Dwight D. Eisenhower photo

Veto of Bill for the Relief of Mr. and Mrs. Thomas V. Compton.

June 18, 1956

To the House of Representatives:

I return herewith, without my approval, H. R. 1866, a bill "For the relief of Mr. and Mrs. Thomas V. Compton."

The purpose of this bill is to provide to Mr. and Mrs. Compton the payment of $6,000 as compensation for loss of business and decline in the market value of their business by reason of the relocation of United States Highway 15 at Clarksville, Virginia.

The relocation of the highway was accomplished incidental to the development and construction of the John H. Kerr Dam and Reservoir project on the Roanoke River. Although the portion of United States Highway No. 15 adjacent to the Compton property has not been physically altered and is usable and accessible from the relocated highway, the severance of the highway by flooding of the reservoir several miles distant has resulted in a diversion of potential traffic and a decline in the use of the roadway. As a consequence there has been some diminution in value of commercial properties adjacent to that portion of the unused highway.

The Compton property consists of 4.7 acres of land with a service station, grocery store, and trailer parking lot. The decrease in traffic led to the loss of business which in turn resulted in an undetermined diminution in the value of the property for commercial use. There is no basis in law for compensating the Comptons and others similarly situated whose property is not taken in whole or in part for public purposes.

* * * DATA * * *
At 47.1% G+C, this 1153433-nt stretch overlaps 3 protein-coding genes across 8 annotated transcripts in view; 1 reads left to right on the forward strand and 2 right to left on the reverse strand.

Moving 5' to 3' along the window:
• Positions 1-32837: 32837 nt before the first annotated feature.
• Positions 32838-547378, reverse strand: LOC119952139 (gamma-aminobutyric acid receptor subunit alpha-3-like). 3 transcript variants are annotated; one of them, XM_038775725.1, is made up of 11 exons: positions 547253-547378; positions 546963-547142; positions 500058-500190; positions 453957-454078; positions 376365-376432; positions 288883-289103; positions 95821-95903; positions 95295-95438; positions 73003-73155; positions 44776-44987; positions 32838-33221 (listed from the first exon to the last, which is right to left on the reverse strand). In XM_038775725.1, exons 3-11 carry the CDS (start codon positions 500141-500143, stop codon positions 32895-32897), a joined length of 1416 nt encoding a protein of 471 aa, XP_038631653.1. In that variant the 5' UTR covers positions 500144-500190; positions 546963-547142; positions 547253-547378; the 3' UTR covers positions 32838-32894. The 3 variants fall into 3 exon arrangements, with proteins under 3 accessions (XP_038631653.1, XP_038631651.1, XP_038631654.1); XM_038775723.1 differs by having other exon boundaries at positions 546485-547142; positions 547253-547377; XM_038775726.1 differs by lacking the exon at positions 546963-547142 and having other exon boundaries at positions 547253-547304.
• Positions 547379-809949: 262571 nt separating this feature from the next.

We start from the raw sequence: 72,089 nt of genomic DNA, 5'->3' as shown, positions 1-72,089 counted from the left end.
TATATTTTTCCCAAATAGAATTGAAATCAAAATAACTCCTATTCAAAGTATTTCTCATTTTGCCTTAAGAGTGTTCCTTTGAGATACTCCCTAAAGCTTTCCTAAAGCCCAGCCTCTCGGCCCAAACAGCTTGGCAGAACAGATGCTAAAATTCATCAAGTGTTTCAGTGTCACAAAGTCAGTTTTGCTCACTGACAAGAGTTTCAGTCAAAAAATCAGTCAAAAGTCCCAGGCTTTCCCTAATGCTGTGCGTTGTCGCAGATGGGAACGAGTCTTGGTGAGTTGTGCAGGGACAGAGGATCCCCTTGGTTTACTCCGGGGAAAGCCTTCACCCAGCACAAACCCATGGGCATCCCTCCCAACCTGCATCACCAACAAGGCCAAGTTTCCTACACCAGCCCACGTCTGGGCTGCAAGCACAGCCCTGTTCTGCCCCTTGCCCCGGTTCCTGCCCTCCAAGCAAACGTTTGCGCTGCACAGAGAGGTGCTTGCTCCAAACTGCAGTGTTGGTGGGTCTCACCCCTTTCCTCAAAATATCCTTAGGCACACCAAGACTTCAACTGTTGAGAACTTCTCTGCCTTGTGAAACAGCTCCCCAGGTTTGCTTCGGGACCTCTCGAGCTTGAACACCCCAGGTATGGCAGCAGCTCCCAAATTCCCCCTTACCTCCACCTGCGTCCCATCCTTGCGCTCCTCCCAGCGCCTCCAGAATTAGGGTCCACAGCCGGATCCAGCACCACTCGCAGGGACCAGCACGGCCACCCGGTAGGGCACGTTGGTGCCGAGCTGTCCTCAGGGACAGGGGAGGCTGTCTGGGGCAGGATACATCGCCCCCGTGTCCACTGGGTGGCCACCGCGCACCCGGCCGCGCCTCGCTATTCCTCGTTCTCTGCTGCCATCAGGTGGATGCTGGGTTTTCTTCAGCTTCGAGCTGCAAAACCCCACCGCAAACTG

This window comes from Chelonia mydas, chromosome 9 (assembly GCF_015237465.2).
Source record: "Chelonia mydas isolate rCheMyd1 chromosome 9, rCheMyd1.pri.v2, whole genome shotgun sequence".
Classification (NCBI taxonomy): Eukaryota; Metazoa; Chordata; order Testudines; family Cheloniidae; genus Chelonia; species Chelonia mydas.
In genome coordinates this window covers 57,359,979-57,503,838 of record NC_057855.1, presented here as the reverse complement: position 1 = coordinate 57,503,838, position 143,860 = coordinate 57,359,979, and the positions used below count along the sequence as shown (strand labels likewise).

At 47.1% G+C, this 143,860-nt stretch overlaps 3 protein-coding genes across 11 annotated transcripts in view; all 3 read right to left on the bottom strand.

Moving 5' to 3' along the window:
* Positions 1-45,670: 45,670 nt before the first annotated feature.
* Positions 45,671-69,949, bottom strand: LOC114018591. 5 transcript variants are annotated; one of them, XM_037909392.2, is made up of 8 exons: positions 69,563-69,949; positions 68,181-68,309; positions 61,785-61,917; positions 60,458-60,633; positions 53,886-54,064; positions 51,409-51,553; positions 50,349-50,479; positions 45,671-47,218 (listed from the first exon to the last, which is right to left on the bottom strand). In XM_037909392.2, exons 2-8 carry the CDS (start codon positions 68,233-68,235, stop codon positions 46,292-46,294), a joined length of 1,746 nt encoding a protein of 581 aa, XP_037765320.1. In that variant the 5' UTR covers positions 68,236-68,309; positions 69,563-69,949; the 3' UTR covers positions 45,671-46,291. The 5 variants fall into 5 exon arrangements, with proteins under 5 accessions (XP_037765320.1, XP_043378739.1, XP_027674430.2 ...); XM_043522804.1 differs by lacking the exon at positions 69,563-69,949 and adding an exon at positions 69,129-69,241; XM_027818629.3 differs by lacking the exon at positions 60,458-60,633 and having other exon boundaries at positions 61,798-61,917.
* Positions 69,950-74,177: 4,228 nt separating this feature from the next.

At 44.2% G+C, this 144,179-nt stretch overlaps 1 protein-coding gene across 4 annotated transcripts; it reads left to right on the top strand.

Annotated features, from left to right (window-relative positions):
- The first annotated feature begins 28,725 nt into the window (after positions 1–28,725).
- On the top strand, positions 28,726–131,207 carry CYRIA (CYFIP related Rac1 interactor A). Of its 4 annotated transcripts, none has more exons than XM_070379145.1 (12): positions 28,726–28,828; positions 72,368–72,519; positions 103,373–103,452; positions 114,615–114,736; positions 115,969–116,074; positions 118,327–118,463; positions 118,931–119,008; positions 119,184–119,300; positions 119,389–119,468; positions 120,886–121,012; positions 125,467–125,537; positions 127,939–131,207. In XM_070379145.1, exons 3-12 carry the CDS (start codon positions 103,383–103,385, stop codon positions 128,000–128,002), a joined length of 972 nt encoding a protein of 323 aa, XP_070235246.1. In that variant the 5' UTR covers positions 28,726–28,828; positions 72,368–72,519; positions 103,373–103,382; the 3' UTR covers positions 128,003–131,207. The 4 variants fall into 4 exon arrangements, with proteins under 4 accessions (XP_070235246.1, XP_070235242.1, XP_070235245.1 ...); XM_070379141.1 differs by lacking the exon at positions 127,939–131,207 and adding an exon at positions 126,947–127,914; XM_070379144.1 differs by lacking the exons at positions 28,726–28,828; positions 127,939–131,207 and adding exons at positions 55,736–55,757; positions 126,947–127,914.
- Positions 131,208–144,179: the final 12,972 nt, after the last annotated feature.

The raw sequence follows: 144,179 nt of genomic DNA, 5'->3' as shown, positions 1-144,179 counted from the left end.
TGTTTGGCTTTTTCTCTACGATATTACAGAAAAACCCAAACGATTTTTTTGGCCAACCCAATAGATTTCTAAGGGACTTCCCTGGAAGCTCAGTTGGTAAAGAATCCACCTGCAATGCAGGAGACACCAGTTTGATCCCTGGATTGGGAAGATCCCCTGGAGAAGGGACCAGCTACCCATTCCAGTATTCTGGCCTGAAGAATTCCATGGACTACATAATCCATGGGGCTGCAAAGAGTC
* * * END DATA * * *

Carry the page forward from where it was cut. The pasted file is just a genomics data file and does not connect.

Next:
Decline as well as increase in property values goes on as an everyday matter, attributable to many factors commonly recognized by property owners. Relocation of highways and streets is necessitated by sundry causes and is one of such factors. The relocation of the segment of highway here involved results from a public work performed by the Federal Government, but this could as well be a claim arising through action of a state, county, municipality or township, or a sewer or drainage district. In all such cases, compensation is paid for property taken but not for consequential damage to property not taken, such as decline in the value of property due to a change effected in the neighborhood.

To make payments of the kind provided by this bill would, in essence, make the Government the guarantor of the stability of property or business values. This can best be illustrated by instances in which highway relocation projects have resulted not only in the by-passing of individual properties but by the bypassing of entire towns. It becomes quite evident in such situations that the Government cannot indemnify every businessman or property owner in such towns against loss by reason of changes of community pattern. It would be no more reasonable to expect the Government to do so than it would be to expect those who benefit from such changes to make voluntary payments to the Government in proportion to their gains.

For these reasons, I have withheld my approval from this measure.


Dwight D. Eisenhower, Veto of Bill for the Relief of Mr. and Mrs. Thomas V. Compton. Online by Gerhard Peters and John T. Woolley, The American Presidency Project https://www.presidency.ucsb.edu/node/232932

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